Even though he didn't name names, did he really need to?
"In an era where the news that city hall on fire can sweep around the world at the speed of the Internet, would (Cronkite) still have called to double check?" Mr. Obama asked.
Fresh from his August bruising at the hands of the death panel battalion, the president can be excused for looking back more fondly on an earlier era in journalism, one in which Uncle Walter was voted the most trusted man in America. Unlike those proverbial days of yore, the contemporary journalism profession is supposedly chockablock with shoot-from-the-hip artists who too often post first and ask questions later. Unfortunately, the president raised that question, but then chose not to examine why that is so. Instead, he sufficed with making an invidious comparison between that (again, assumed) golden age and the new world order where technology turns everyone into the publisher of their very own Daily Me.
"Would (Cronkite) have been able to cut through the murky noise of the blogs and the tweets and the sound bites to shine the bright light on substance?" the president wanted to know. "Would he still offer the perspective that we value. Would he have been able to remain a singular figure in an age of dwindling attention spans and omnipresent media?:
That was an easy setup for as practiced a rhetorician as Barack Obama.
"The simple values Walter Cronkite set out in pursuit of, to seek the truth, to keep us honest, to explore our world the best he could - they are as vital today as they ever were...and if we choose to live up to Walter's example, if we realize that the kind of journalism he embodied will not simply rekindle itself as part of a natural cycle but will come alive only if we stand up and demand it, and resolve to value it once again, then I'm convinced that the choice between progress and profit is a false one and the golden days of journalism still lie ahead."
I'm curious how this will play. To be sure, the speech paid warm homage to one of the most respected U.S. journalists of the post-World War 2 era. But under the heading of no good deed ever goes unpunished, conservative critics may rightly (no pun intended) bridle at the president's implied suggestion that journalism needs reforming. In other words, did Congress add the title of Lecturer-in-Chief to the president's job description nobody was looking?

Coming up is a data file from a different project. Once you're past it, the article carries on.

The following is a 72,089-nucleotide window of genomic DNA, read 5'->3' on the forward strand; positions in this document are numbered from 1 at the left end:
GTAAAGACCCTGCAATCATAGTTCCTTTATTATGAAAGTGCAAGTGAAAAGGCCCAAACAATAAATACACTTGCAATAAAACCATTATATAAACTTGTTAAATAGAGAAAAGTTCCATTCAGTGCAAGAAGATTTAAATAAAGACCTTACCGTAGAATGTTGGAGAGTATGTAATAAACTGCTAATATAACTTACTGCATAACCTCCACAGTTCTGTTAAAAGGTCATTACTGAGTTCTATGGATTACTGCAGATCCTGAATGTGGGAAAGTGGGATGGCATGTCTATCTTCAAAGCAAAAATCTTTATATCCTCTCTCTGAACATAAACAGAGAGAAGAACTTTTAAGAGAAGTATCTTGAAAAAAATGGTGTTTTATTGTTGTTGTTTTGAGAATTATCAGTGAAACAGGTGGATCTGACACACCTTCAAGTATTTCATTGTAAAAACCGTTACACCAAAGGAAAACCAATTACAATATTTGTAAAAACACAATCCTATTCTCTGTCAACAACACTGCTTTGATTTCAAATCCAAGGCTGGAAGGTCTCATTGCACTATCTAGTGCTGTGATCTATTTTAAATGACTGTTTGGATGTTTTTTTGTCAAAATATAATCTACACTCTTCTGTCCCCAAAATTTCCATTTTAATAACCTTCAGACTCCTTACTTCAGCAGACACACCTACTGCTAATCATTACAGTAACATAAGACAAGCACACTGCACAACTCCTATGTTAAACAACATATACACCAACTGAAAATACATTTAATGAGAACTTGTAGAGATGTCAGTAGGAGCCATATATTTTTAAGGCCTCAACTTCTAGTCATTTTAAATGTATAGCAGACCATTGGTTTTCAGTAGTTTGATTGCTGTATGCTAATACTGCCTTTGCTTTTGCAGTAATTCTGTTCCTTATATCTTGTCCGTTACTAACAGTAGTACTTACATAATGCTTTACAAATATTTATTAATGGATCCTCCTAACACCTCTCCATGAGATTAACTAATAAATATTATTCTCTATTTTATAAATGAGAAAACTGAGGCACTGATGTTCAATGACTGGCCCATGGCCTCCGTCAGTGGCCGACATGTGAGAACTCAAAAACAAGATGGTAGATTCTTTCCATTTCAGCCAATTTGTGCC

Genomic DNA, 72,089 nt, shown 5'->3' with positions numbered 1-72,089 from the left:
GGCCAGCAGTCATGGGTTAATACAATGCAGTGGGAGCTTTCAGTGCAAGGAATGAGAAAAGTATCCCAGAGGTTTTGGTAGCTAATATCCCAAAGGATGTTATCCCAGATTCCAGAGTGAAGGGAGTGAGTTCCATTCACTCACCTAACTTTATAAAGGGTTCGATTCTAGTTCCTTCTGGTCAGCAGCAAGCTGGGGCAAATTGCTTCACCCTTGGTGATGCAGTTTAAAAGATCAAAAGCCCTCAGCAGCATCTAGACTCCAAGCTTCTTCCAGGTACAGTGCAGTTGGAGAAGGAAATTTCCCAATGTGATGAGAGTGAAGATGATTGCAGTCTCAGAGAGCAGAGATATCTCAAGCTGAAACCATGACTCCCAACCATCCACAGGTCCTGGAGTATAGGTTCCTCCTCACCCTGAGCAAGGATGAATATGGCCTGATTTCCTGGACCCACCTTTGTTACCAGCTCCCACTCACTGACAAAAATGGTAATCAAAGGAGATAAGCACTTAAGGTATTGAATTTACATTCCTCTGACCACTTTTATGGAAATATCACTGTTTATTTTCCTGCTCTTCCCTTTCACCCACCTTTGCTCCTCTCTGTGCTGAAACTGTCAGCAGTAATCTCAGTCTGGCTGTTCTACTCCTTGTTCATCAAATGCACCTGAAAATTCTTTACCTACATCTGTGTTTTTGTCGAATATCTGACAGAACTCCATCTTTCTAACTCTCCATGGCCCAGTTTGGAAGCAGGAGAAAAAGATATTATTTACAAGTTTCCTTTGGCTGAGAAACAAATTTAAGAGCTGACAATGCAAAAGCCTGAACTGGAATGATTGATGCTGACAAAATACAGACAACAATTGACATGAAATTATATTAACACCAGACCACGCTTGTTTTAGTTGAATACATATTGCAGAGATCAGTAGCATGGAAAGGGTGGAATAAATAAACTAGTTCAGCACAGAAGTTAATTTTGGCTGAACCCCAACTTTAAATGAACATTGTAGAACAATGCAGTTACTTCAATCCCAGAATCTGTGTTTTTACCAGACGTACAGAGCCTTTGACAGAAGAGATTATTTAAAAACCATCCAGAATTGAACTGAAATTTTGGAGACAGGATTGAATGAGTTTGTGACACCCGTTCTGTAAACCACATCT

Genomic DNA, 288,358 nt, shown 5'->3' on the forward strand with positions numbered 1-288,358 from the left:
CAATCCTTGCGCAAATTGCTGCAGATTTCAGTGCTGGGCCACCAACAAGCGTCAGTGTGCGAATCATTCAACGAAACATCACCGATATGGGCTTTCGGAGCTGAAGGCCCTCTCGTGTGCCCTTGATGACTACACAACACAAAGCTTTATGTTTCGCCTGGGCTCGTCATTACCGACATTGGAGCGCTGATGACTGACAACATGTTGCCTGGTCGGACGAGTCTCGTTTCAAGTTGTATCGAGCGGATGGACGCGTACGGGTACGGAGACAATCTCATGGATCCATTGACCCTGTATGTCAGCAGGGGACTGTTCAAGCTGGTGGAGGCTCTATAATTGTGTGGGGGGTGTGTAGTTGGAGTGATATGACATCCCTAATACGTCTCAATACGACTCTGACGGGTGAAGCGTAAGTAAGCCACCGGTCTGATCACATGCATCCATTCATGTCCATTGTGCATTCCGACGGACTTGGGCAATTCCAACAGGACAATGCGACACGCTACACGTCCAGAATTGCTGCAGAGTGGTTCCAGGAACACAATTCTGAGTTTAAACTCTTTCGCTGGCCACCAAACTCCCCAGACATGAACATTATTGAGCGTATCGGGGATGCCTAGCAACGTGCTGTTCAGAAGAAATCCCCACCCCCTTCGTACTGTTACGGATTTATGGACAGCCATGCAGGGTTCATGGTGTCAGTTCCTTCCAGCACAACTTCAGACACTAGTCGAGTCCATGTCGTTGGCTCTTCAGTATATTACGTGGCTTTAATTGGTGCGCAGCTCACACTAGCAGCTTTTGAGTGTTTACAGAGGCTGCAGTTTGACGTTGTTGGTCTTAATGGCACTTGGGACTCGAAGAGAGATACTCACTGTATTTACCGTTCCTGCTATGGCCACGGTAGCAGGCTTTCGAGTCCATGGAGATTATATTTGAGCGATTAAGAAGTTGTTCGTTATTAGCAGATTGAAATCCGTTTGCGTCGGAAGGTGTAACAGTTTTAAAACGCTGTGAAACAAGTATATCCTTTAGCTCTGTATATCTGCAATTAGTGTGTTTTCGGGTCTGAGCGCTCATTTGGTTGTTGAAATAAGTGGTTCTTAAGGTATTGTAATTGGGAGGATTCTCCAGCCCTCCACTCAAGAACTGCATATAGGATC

Another point. Let's more closely weigh the claim that journalism was richer "back in the day." Yes, we had Woodward and Bernstein, but they were the exception, not the rule. The political elites often got away with a lot of nonsense that never made it into the papers. One also should ask whether all points of view were getting fairly aired. I grew up in the era when three television networks dominated the airwaves and a handful of ponderous establishment dailies told America what was important. To be sure, we're going through a sometimes rocky transition but that doesn't mean the same values represented by Walter Cronkite won't live on.
Here's a heretical thought: Maybe we're living through another golden age of journalism right now but just don't recognize it as yet. To be sure, the panoply of voices is greater than ever before. Admitedly, sorting through the chaff is not always easy. But that's a small price to pay.
What's more, the worry about quality getting sacrificed at the alter of sensationalism - especially in the emerging world of the Internet - applies both to left as well as right. Media baron Rupert Murdoch had something important to say about this in a speech last fall, where he faulted the response of some in the "established media" to the challenge posed by the Internet. His conclusion: "It's not newspapers that might become obsolete. It's some of the editors, reporters, and proprietors who are forgetting a newspaper's most precious asset: the bond with its readers."
That's a worry for President Obama. And if Walter Cronkite were still around to weigh in on the topic, he'd make it unanimous.